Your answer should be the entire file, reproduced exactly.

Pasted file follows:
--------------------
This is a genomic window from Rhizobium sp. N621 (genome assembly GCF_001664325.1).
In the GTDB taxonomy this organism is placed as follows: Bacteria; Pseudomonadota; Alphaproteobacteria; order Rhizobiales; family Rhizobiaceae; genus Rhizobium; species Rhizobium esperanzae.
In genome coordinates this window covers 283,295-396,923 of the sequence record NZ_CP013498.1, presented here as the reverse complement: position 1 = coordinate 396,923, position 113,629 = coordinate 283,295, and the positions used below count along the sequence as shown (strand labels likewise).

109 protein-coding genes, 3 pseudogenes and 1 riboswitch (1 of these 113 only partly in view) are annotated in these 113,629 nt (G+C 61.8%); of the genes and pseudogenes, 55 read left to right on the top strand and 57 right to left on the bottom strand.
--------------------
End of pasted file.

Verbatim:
This is a genomic window from Rhizobium sp. N621 (genome assembly GCF_001664325.1).
In the GTDB taxonomy this organism is placed as follows: Bacteria; Pseudomonadota; Alphaproteobacteria; order Rhizobiales; family Rhizobiaceae; genus Rhizobium; species Rhizobium esperanzae.
In genome coordinates this window covers 283,295-396,923 of the sequence record NZ_CP013498.1, presented here as the reverse complement: position 1 = coordinate 396,923, position 113,629 = coordinate 283,295, and the positions used below count along the sequence as shown (strand labels likewise).

109 protein-coding genes, 3 pseudogenes and 1 riboswitch (1 of these 113 only partly in view) are annotated in these 113,629 nt (G+C 61.8%); of the genes and pseudogenes, 55 read left to right on the top strand and 57 right to left on the bottom strand.